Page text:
In lieu of an abstract, here is a brief excerpt of the content:

Reviewed by:
  • Wild Games: Hunting and Fishing Traditions in North America
  • Andrea Smalley
Cutchins, Dennis and Eric A. Eliason, eds. Wild Games: Hunting and Fishing Traditions in North America. Knoxville: The University of Tennessee Press, 2009. Pp. xxi+230. $48.00.

Dennis Cutchins and Eric A. Eliason, professors of English at Brigham Young University, seek to move academic debate about hunting and fishing beyond simple questions of morality to a more complex, and sympathetic, understanding of these “endangered traditions” in rural societies. Their edited collection, Wild Games: Hunting and Fishing Traditions in North America, ably demonstrates that the various cultural practices that revolve around the killing of wildlife—arguably the most universal of human-animal interactions—deserve closer investigation as creative folkways. The wide-ranging collection of essays in this volume extends scholarly conversations begun at recent American Folklore Society sessions and in a 2006 special issue of Western Folklore. Contributors represent an array of disciplinary perspectives, and their essays run the gamut from heavily theoretical analyses to personal narratives. Although diverse, the essays, the editors suggest in their introduction, advance a common contention: the line between human and animal is less clear than one might think. Hunters and fishers are especially aware of this point, since they “often very consciously transgress the boundaries between the wild and the domesticated, between the civilized and the uncivilized” (p. xix). The individual studies in Wild Games show, Cutchins and Eliason claim, that the hunter’s “working knowledge of the wild” produces a “better, truer picture of the human-animal relationship” than those originating in a more “romantic” sensibility (p. xix).

The book is divided into three parts and proceeds, generally, from more theoretically grounded investigations to largely descriptive pieces and personal reflections. Part One, “The Issues,” interrogates questions of authenticity and morality as well as the place of animals in human culture. The first essay from environmental philosopher Christian Diehm takes on contemporary hunting debates directly and offers the most critical view of hunting among the volume’s essayists by refusing to excuse its defenders from anthropocentrism. Eric Eliason’s intriguing study of coyote coursing is suggestive in its insistence upon animals “as both forms of and contributors to folklore” (p. 38). Part Two presents an assortment of field studies that range from folklorist Simon Bronner’s social-psychological analysis of the hunting rituals in a Pennsylvania deer camp to Dennis Cutchins’ interviews with fly fishermen about the sport’s reputation for elitism. The final section, “Reflections,” consists mainly of essayists’ ruminations on their own hunting and fishing experiences, including Philip A. Snyder’s recollections of fly fishing with his father and Diane Humphrey Lueck’s report on a project to teach outdoor skills to a group of battered women.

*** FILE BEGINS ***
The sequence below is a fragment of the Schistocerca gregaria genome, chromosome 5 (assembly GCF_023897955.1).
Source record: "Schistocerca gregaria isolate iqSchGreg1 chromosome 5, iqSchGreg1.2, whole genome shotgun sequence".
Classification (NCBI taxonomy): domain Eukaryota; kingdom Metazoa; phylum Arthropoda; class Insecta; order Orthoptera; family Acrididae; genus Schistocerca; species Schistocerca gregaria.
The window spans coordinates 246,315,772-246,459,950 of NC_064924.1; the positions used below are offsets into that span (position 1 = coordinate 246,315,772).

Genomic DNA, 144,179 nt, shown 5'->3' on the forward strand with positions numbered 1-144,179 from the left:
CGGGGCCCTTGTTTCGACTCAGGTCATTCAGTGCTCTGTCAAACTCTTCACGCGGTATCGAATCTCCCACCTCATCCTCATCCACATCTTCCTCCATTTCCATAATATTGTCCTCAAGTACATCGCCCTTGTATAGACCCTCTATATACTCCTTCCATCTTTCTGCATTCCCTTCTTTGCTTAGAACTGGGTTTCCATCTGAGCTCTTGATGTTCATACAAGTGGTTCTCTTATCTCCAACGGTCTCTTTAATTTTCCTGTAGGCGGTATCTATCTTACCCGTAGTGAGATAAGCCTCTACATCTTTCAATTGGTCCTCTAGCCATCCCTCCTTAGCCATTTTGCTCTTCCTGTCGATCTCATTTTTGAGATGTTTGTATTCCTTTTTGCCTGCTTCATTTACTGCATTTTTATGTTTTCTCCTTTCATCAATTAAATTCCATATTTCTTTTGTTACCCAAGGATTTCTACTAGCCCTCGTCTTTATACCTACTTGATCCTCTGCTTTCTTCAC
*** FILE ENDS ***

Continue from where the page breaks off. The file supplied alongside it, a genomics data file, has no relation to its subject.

All in all, the eclectic essays in Wild Games cannot be easily categorized, and this may be the book’s most serious weakness. Although Cutchins and Eliason stress the collection’s interdisciplinary nature and its potential appeal to both scholarly and popular audiences, many of the essays seem squarely aimed at either specialists or a general readership. Few do both. The most striking example is Jeffrey P. Cain’s densely theoretical, postmodernist [End Page 315] reading of Cabela’s, a large hunting and fishing retailer. Other essays in the collection seem only loosely connected to the book’s stated topic. Apart from a brief mention of predators, Jacqueline S. Thursby’s description of contemporary Basque shepherds in the West has little to say about hunting. Steven Bodio’s quest for a Kazakh hunting hound is an interesting tale but adds little to our understanding of North American hunting and fishing traditions.

On the other hand, eclecticism could be the main strength of the collection. Wild Games avoids the error, made in many historical studies, of collapsing all hunting into one category. These diverse essays reveal that methods, motivations, and meanings vary widely across different forms of hunting and fishing. The fly fisherman eschews bait fishing. The poacher dismisses the sport hunter’s elaborate code of conduct. Historians would be well advised to approach hunting and fishing in the past with the same attention to detail.

For sport historians, Wild Games indirectly calls...


Additional Information

Print ISSN
pp. 315-316
Launched on MUSE
Open Access
Back To Top

This website uses cookies to ensure you get the best experience on our website. Without cookies your experience may not be seamless.